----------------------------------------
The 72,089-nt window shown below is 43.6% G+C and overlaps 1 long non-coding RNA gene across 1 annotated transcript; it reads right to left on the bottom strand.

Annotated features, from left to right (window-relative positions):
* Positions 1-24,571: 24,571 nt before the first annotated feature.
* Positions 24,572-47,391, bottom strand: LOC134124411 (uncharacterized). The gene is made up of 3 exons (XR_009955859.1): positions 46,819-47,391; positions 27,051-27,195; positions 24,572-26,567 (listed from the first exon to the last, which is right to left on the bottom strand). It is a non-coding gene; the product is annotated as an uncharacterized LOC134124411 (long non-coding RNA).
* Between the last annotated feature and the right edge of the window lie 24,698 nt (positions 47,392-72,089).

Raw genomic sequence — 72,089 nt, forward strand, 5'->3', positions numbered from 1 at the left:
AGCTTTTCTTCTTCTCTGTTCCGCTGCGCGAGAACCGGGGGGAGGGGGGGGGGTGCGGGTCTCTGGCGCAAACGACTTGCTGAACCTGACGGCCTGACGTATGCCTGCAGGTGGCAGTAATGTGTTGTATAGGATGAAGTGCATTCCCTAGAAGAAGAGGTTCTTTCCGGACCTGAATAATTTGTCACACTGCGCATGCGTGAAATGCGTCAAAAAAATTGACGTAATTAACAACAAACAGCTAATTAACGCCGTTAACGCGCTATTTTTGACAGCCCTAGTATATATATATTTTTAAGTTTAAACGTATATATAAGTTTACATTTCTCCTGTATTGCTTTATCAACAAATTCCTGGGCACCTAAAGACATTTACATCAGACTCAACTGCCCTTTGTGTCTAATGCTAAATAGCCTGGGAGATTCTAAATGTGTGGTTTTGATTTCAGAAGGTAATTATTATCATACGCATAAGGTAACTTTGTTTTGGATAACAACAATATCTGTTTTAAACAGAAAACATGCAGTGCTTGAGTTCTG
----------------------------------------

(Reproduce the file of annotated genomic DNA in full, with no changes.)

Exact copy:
The 72,089-nt window shown below is 43.6% G+C and overlaps 1 long non-coding RNA gene across 1 annotated transcript; it reads right to left on the bottom strand.

Annotated features, from left to right (window-relative positions):
* Positions 1-24,571: 24,571 nt before the first annotated feature.
* Positions 24,572-47,391, bottom strand: LOC134124411 (uncharacterized). The gene is made up of 3 exons (XR_009955859.1): positions 46,819-47,391; positions 27,051-27,195; positions 24,572-26,567 (listed from the first exon to the last, which is right to left on the bottom strand). It is a non-coding gene; the product is annotated as an uncharacterized LOC134124411 (long non-coding RNA).
* Between the last annotated feature and the right edge of the window lie 24,698 nt (positions 47,392-72,089).

Raw genomic sequence — 72,089 nt, forward strand, 5'->3', positions numbered from 1 at the left:
AGCTTTTCTTCTTCTCTGTTCCGCTGCGCGAGAACCGGGGGGAGGGGGGGGGGTGCGGGTCTCTGGCGCAAACGACTTGCTGAACCTGACGGCCTGACGTATGCCTGCAGGTGGCAGTAATGTGTTGTATAGGATGAAGTGCATTCCCTAGAAGAAGAGGTTCTTTCCGGACCTGAATAATTTGTCACACTGCGCATGCGTGAAATGCGTCAAAAAAATTGACGTAATTAACAACAAACAGCTAATTAACGCCGTTAACGCGCTATTTTTGACAGCCCTAGTATATATATATTTTTAAGTTTAAACGTATATATAAGTTTACATTTCTCCTGTATTGCTTTATCAACAAATTCCTGGGCACCTAAAGACATTTACATCAGACTCAACTGCCCTTTGTGTCTAATGCTAAATAGCCTGGGAGATTCTAAATGTGTGGTTTTGATTTCAGAAGGTAATTATTATCATACGCATAAGGTAACTTTGTTTTGGATAACAACAATATCTGTTTTAAACAGAAAACATGCAGTGCTTGAGTTCTG